"That was incredible," said one woman, wearing her eyes and recalling her colleague's hand. A few minutes later, a red and brown white image appeared on the main control room screen – InSight's first photo of a new home.
"Flawless," said JPL's main engineer, Rob Manning.
"This is what we hope and really imagine in our eyes," he said. "Sometimes things will work from your party."
A pair of small satellites are entering InSight since they have been resode in May, providing real practical updates of the spacecraft's supersonic disk through the red atmosphere. The satellite also shot a quick picture of Mars's face.
The image was seen by litter specifications on the camera cover. But the quick look on the vista showed a flat surface with very little rock – just what the scientists were hoping for. Much better pictures will arrive at the hours and days to come.
"This thing has a lot more to do," said Rob Grover, engineer of access systems, collapse and landing. "But just going to face Mars is no modest sport."
An integral part of the moment in which a spacecraft reaches the Mediterranean atmosphere is to touch down on the Red Planet glass surface, which is what scientists call "and seven minutes of terrorism. "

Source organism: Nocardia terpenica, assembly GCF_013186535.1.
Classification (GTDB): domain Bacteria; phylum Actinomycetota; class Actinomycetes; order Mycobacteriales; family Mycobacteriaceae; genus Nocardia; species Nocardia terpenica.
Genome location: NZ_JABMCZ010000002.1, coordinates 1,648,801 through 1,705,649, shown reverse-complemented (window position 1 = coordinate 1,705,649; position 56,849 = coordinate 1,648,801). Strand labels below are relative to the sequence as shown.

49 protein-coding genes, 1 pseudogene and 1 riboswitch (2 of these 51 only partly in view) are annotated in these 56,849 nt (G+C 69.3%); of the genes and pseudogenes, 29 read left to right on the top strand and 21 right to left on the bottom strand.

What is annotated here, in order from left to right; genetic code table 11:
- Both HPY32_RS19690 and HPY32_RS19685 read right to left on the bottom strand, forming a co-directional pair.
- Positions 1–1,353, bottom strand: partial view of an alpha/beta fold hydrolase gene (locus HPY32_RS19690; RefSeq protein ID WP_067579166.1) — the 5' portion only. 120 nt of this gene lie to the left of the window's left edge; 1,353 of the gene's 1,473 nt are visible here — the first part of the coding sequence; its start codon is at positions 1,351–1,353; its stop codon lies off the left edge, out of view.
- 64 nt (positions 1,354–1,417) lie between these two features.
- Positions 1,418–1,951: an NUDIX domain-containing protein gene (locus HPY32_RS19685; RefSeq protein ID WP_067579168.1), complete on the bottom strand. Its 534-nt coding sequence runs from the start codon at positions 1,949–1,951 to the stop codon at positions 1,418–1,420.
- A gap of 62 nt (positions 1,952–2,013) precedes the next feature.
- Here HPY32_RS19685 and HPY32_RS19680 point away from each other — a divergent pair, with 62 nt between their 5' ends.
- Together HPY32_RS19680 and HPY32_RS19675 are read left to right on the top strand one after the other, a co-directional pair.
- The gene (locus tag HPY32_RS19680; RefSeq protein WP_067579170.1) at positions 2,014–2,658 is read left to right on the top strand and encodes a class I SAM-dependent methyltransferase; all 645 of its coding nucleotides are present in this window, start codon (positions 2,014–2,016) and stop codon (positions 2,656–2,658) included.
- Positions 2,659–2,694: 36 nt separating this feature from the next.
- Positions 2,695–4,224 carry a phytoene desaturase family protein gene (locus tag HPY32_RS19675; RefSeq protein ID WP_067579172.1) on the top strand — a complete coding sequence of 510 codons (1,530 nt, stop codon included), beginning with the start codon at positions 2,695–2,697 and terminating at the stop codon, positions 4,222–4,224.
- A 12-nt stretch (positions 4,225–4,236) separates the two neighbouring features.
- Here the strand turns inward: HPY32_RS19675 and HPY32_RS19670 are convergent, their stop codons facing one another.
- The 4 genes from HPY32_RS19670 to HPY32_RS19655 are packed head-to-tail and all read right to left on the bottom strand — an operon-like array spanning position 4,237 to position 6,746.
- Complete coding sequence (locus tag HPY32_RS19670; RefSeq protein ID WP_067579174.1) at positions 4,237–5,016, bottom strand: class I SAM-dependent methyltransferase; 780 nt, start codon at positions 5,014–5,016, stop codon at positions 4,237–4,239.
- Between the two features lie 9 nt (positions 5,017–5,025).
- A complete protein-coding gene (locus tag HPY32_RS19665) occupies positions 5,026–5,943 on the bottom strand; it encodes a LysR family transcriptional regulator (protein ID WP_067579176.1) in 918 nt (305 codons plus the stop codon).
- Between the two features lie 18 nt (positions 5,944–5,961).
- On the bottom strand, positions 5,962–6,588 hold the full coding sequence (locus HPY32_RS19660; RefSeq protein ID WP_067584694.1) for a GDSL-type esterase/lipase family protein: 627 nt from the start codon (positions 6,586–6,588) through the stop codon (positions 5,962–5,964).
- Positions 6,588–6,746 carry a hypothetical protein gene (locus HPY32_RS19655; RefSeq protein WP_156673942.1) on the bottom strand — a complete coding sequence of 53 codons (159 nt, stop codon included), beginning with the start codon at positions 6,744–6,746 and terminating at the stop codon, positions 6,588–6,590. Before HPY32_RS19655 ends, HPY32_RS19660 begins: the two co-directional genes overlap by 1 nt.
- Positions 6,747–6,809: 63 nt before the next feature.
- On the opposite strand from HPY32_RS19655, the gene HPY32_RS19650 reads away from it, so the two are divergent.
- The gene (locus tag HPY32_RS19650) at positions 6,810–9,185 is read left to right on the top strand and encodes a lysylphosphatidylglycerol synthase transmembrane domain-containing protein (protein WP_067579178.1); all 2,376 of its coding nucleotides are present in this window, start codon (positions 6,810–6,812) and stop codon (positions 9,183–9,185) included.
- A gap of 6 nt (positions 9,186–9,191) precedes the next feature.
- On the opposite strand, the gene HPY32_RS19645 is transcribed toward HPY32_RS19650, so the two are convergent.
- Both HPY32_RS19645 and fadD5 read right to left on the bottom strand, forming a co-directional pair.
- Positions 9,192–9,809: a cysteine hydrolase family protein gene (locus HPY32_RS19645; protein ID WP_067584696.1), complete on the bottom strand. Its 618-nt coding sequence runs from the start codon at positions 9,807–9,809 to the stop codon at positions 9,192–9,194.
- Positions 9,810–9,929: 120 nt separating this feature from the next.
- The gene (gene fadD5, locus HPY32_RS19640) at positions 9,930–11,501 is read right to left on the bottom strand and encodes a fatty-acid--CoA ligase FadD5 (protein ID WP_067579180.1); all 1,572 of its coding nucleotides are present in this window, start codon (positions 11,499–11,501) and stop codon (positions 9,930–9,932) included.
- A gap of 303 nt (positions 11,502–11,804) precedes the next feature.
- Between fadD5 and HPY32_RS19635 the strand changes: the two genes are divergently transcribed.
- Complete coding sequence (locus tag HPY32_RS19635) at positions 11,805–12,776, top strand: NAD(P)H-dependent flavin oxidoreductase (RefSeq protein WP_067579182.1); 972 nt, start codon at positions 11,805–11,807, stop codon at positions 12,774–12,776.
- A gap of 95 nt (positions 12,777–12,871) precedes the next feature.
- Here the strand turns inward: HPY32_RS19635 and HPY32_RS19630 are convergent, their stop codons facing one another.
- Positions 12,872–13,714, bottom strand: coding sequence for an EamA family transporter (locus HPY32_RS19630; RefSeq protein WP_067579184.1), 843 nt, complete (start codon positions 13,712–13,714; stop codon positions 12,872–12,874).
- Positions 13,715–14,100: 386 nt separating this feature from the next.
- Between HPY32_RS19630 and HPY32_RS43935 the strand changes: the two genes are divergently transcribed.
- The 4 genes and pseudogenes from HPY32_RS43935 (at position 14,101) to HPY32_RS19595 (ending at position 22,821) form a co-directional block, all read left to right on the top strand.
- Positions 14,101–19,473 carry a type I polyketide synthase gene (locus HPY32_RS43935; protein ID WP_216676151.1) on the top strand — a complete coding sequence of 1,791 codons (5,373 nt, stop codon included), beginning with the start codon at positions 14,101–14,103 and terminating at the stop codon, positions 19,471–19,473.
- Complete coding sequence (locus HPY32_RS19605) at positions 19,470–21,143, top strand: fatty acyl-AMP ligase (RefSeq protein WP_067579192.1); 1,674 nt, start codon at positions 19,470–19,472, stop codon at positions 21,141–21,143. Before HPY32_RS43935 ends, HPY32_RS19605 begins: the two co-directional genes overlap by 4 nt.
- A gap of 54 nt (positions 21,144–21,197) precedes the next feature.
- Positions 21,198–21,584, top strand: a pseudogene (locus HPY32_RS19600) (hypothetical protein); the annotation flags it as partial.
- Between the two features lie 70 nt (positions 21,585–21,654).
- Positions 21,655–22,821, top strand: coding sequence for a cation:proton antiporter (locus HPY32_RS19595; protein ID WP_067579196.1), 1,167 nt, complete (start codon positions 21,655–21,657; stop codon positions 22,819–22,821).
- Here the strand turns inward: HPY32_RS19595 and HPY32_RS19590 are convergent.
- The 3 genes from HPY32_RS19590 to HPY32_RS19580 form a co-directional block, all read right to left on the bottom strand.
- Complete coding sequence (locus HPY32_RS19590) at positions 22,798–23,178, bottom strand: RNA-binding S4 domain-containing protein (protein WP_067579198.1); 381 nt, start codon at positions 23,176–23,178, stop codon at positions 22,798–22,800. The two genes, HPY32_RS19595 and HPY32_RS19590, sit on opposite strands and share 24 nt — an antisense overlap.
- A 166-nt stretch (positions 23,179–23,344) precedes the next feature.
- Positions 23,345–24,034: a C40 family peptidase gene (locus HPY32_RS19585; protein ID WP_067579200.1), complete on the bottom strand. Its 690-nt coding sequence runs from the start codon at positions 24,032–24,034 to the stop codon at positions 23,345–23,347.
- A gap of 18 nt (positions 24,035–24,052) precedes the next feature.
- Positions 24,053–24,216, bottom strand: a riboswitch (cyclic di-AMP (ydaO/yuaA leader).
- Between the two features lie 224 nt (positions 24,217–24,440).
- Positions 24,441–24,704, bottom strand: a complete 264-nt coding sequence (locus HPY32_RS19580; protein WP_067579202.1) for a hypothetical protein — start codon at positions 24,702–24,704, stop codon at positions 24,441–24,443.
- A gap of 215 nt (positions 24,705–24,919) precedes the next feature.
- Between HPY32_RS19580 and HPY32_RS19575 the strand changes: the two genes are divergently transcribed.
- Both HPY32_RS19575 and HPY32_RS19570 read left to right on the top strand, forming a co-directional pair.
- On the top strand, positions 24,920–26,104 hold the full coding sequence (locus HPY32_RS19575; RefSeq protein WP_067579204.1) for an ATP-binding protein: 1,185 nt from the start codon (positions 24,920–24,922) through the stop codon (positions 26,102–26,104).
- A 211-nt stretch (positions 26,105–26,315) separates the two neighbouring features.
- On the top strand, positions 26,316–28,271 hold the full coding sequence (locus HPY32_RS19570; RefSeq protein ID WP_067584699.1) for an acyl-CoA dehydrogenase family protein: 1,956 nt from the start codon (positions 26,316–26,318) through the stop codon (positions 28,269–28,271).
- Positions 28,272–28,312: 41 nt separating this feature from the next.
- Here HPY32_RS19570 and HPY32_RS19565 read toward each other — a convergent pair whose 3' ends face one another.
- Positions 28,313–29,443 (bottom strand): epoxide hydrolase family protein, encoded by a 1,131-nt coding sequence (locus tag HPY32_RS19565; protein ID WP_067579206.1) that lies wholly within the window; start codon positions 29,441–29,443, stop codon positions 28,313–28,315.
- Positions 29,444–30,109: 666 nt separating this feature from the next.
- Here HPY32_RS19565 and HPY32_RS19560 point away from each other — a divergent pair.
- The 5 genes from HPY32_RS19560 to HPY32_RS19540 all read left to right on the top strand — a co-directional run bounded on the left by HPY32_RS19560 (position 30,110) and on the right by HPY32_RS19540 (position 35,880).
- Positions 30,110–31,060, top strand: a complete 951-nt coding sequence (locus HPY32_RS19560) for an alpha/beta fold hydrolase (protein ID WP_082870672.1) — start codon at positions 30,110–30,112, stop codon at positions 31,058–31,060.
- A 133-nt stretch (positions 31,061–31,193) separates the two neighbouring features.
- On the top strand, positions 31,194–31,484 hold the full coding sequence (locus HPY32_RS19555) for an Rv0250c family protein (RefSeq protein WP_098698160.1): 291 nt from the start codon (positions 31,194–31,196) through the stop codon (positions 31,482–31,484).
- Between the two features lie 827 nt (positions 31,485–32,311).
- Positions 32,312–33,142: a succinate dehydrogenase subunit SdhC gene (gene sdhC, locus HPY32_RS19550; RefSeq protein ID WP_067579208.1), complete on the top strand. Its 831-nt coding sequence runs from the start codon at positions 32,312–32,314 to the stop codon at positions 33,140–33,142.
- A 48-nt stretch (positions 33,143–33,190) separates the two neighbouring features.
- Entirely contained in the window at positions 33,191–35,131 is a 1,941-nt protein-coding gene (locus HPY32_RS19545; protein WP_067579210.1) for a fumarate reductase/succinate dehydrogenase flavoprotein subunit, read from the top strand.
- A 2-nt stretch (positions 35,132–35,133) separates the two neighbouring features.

Landing a spacecraft on Mars is as difficult as it sounds. More than half of all trips do not make it safe for the surface. As it takes more than seven minutes to light signals travel 100 million miles to Earth, scientists have no control over the process. All they can do is programmate the spacecraft with their best technology and wait.
Earlier, the project manager, Tim Hoffin, said that the success of the landing will not be clear for a number of hours.
"We will definitely have a celebration when we succeed in successfully launching, but we will have to stretch just a little as we wait for five and a half hours to know completely, we're in good condition," he said he.
InSight will spend 24 months – about one year Martian – using seismic monitoring and underground temperature readings to unlock mystery about how Mars was formed, and by extension, the origin of the earth and other rocky systems of the internal solar system.
Although the earth's tectonics and other forces have eliminated most evidence of early history, much of the field – about one third of the size of the ground – is believed to have continued to a large extent, creating a geological time machine to scientists.
The first first NASA Mars landed in six years.
More to come
AAP, Washington Post